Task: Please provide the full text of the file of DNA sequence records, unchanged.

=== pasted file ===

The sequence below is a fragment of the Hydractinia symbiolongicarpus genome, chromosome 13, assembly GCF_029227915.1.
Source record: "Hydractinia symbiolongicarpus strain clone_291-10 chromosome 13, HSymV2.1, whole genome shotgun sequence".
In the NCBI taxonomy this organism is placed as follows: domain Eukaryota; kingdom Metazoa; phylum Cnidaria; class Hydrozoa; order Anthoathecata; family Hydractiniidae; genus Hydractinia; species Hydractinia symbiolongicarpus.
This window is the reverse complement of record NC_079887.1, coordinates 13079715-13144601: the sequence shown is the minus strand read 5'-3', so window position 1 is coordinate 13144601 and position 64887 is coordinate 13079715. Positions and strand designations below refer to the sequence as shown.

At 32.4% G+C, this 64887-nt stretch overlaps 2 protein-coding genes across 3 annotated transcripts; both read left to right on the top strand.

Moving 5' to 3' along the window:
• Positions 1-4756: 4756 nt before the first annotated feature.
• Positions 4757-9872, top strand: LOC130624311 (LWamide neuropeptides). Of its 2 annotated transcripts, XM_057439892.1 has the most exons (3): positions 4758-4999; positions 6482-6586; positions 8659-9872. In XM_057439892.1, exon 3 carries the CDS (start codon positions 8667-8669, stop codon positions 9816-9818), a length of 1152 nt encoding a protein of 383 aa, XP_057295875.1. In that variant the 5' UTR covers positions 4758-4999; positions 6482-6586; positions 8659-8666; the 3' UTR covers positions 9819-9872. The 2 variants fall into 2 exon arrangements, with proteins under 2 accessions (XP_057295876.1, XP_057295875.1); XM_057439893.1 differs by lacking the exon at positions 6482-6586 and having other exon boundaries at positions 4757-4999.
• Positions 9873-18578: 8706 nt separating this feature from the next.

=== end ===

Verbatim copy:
The sequence below is a fragment of the Hydractinia symbiolongicarpus genome, chromosome 13, assembly GCF_029227915.1.
Source record: "Hydractinia symbiolongicarpus strain clone_291-10 chromosome 13, HSymV2.1, whole genome shotgun sequence".
In the NCBI taxonomy this organism is placed as follows: domain Eukaryota; kingdom Metazoa; phylum Cnidaria; class Hydrozoa; order Anthoathecata; family Hydractiniidae; genus Hydractinia; species Hydractinia symbiolongicarpus.
This window is the reverse complement of record NC_079887.1, coordinates 13079715-13144601: the sequence shown is the minus strand read 5'-3', so window position 1 is coordinate 13144601 and position 64887 is coordinate 13079715. Positions and strand designations below refer to the sequence as shown.

At 32.4% G+C, this 64887-nt stretch overlaps 2 protein-coding genes across 3 annotated transcripts; both read left to right on the top strand.

Moving 5' to 3' along the window:
• Positions 1-4756: 4756 nt before the first annotated feature.
• Positions 4757-9872, top strand: LOC130624311 (LWamide neuropeptides). Of its 2 annotated transcripts, XM_057439892.1 has the most exons (3): positions 4758-4999; positions 6482-6586; positions 8659-9872. In XM_057439892.1, exon 3 carries the CDS (start codon positions 8667-8669, stop codon positions 9816-9818), a length of 1152 nt encoding a protein of 383 aa, XP_057295875.1. In that variant the 5' UTR covers positions 4758-4999; positions 6482-6586; positions 8659-8666; the 3' UTR covers positions 9819-9872. The 2 variants fall into 2 exon arrangements, with proteins under 2 accessions (XP_057295876.1, XP_057295875.1); XM_057439893.1 differs by lacking the exon at positions 6482-6586 and having other exon boundaries at positions 4757-4999.
• Positions 9873-18578: 8706 nt separating this feature from the next.